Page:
Rockingham council permits Western Power to plan for moving Safety Bay, Shoalwater power lines underground

Tyra PetersSound Telegraph
Power supplies may be moving underground in parts of the City of Rockingham.
Camera IconPower supplies may be moving underground in parts of the City of Rockingham. Credit: Western Power Media/RegionalHUB

The City of Rockingham has voted to progress plans that would see all remaining overhead power lines in the Safety Bay-Shoalwater area go underground.

Councillors voted on Wednesday night to support a memorandum of understanding which will now enable Western Power to start project planning and design.

Underground power was installed in Shoalwater’s northern area in 2013-14, which was supported by 87 per cent of residents. The city paid for half of the project.

Cr Robert Schmidt said he wasn’t against infrastructure upgrades but was concerned Western Power would use the memorandum as an “opportunity to go full fledge” with other project proposals.

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Map of proposed underground power project.
Camera IconA map of the proposed underground power project. Credit: City of Rockingham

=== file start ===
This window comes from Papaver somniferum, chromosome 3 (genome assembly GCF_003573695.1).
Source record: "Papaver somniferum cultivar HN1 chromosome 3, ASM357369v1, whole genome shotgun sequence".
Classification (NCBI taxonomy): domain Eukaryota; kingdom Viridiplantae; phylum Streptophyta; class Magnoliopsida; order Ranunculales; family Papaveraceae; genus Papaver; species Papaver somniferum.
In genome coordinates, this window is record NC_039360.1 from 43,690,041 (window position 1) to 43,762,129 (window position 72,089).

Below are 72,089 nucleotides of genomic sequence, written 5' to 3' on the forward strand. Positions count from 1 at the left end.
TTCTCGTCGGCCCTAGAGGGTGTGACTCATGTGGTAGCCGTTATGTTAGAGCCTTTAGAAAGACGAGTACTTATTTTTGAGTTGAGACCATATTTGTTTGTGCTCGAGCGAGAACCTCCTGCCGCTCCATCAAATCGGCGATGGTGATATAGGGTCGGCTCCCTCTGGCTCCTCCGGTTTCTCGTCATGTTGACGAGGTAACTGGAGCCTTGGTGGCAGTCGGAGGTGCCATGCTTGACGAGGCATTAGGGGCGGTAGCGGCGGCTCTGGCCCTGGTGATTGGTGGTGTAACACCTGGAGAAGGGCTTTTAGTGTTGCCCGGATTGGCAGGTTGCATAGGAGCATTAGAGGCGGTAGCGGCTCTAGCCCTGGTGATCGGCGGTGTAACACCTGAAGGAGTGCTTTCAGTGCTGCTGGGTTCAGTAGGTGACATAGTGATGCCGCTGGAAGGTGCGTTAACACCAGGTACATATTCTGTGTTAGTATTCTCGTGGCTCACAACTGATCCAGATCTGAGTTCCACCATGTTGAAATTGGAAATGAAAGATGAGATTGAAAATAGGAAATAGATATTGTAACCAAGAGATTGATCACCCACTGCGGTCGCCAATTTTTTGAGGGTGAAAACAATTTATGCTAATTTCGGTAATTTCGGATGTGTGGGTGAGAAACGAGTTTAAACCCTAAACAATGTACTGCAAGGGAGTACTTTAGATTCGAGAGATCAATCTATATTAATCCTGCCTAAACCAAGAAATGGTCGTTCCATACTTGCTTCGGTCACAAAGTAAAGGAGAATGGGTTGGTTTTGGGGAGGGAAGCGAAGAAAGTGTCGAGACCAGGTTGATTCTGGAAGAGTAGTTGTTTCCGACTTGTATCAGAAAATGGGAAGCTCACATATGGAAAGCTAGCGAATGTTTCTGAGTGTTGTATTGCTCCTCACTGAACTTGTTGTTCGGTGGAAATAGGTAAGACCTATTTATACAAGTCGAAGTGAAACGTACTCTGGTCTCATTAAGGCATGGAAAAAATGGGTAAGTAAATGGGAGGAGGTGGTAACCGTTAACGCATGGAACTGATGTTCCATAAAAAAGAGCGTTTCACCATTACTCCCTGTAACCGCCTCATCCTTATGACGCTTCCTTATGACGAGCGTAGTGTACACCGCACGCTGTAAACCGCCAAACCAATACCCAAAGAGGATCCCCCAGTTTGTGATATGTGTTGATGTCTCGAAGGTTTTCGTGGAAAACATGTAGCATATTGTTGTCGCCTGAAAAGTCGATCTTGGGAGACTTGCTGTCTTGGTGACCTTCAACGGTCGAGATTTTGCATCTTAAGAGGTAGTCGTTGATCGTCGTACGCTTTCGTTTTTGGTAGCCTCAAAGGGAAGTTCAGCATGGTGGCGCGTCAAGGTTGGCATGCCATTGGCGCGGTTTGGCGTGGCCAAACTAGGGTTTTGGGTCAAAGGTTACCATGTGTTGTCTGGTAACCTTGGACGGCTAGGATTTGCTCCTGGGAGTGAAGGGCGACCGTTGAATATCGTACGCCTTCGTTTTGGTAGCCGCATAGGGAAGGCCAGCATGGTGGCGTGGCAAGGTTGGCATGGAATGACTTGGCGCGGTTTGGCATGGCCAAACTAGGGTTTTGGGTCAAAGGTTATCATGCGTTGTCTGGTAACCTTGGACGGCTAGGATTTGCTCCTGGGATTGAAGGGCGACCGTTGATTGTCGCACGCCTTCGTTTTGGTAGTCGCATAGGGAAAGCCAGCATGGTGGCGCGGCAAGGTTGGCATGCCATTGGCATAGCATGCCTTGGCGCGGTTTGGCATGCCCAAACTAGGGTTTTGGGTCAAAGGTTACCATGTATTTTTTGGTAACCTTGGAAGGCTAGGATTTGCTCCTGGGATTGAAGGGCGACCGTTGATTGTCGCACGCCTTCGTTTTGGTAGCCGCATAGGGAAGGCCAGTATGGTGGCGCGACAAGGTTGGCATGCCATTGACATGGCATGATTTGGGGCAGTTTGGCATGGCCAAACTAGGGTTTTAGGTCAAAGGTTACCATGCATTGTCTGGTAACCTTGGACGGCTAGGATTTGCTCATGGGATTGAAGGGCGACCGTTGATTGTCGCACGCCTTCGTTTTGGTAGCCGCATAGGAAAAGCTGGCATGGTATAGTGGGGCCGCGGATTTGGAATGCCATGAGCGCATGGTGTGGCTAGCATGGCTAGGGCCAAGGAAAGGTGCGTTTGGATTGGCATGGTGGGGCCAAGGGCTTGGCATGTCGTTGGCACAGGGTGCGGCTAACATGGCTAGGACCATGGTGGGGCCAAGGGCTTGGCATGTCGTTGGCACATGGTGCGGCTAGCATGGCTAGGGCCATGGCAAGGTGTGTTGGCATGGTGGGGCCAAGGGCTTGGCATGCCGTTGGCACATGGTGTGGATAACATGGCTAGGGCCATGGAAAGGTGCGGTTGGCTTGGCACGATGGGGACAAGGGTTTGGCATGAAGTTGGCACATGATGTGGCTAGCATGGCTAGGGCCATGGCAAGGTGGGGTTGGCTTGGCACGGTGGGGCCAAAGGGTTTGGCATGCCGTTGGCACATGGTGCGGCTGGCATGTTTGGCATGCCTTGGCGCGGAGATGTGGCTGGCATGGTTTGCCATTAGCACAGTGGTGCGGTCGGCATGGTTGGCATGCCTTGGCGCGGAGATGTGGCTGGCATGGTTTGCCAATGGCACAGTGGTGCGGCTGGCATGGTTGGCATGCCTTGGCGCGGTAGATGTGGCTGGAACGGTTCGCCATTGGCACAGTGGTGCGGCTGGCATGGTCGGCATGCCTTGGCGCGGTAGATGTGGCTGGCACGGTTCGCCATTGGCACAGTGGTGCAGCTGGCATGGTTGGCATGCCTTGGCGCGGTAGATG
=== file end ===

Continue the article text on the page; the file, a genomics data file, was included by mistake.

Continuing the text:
“This is going to cost the City of Rockingham $7 million of unallocated, unbudgeted money for a State Government project which they will only contribute $1 million towards,” he said.

“This is not including the possible staffing costs and any other costs associated that would be burdened by this city and its ratepayers.

“Therefore I am unable to support a significant cost to the city’s ratepayers in the Shoalwater area.”

Cr Leigh Liley said the project would improve public safety and aesthetic, enable opportunities for emerging strategies and enable the city’s street canopy to develop.

“There are benefits for Western Power — shorter lifecycle costs and so on, but I think the benefits far outweigh the issues,” she said.

The proposed project area, which is subject to further council approval, will provide underground power to more than 1351 electricity meters and improve 264 streetlights to LED fittings.

If approved, the project will take about 19 months to complete.

Residents will be invited to provide feedback during a public consultation period.

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